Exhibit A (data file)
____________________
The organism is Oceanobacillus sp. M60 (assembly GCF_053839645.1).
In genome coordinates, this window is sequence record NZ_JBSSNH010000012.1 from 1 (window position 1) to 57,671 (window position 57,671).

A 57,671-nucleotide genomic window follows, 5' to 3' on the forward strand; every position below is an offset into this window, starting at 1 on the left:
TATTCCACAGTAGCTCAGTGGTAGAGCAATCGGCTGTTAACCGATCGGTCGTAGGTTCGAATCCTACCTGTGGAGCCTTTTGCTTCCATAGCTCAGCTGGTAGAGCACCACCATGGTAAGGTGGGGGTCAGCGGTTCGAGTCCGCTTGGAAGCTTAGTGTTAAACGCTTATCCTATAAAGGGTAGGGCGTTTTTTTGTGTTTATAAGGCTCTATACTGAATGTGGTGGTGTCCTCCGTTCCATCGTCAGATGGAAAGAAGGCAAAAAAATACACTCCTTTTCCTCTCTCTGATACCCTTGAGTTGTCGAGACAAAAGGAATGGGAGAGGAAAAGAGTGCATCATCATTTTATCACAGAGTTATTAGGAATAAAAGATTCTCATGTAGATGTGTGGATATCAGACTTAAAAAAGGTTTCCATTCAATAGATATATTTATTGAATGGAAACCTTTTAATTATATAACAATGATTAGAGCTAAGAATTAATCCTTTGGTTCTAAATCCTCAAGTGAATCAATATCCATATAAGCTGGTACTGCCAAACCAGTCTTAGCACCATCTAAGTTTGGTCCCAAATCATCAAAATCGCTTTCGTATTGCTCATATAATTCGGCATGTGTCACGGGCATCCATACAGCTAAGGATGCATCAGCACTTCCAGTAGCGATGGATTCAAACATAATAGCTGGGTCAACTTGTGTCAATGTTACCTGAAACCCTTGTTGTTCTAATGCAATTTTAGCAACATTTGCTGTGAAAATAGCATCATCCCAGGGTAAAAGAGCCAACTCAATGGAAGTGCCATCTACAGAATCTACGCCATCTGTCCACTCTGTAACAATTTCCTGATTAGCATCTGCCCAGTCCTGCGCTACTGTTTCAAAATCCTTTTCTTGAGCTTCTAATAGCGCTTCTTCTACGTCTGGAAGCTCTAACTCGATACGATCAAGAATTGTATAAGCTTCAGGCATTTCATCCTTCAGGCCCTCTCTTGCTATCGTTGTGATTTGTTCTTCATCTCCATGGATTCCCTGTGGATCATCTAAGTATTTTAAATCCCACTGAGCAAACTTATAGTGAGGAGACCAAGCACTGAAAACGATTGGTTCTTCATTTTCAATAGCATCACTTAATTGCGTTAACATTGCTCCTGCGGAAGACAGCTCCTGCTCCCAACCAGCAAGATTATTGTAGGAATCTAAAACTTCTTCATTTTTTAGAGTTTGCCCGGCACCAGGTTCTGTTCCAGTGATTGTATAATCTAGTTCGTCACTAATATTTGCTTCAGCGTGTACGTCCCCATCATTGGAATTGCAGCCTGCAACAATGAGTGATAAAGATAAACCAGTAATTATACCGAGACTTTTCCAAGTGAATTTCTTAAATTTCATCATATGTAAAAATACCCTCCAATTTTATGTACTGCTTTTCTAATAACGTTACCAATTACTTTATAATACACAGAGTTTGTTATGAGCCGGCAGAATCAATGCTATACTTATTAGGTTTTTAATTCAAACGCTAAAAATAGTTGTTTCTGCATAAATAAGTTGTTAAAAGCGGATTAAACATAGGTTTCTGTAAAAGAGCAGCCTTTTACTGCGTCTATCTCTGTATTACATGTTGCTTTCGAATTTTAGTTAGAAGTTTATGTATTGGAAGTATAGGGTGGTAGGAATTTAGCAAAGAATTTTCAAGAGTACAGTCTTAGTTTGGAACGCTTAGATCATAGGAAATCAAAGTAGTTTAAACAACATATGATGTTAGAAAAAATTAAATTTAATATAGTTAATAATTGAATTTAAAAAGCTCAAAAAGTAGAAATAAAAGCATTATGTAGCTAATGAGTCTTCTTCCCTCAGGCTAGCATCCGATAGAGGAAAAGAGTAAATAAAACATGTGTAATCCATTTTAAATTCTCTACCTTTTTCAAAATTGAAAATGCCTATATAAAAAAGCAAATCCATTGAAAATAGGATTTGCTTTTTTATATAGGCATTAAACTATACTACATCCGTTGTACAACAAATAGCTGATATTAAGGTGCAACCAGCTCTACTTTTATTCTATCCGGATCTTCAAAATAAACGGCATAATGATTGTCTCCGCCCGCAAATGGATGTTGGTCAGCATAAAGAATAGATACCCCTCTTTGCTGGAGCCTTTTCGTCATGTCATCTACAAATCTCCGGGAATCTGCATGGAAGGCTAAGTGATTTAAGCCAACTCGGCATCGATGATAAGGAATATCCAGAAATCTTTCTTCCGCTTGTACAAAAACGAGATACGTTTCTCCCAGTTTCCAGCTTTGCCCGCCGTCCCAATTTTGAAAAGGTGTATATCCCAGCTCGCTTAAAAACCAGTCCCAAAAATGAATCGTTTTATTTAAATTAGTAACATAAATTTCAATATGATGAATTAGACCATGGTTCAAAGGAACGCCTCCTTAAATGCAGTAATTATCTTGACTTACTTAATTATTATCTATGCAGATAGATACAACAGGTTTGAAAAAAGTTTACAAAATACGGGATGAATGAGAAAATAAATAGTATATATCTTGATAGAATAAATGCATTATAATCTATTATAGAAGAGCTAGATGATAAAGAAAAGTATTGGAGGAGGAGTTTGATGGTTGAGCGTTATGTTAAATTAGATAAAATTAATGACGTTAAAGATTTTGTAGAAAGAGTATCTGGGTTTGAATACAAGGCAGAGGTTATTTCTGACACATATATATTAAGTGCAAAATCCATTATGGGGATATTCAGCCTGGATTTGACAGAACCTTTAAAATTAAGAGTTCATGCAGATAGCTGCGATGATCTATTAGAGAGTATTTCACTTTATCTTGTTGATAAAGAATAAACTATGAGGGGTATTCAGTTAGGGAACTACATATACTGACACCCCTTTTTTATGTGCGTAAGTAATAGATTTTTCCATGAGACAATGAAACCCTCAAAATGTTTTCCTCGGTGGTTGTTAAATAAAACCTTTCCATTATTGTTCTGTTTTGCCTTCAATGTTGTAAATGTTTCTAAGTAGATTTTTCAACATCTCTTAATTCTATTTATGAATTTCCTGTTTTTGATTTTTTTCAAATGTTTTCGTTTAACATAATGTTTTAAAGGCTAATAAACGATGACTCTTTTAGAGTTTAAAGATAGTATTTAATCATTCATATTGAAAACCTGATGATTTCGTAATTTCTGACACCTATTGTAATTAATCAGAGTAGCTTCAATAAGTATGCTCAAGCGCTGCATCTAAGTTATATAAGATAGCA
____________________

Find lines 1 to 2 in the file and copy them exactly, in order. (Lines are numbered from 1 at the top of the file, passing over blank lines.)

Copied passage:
The organism is Oceanobacillus sp. M60 (assembly GCF_053839645.1).
In genome coordinates, this window is sequence record NZ_JBSSNH010000012.1 from 1 (window position 1) to 57,671 (window position 57,671).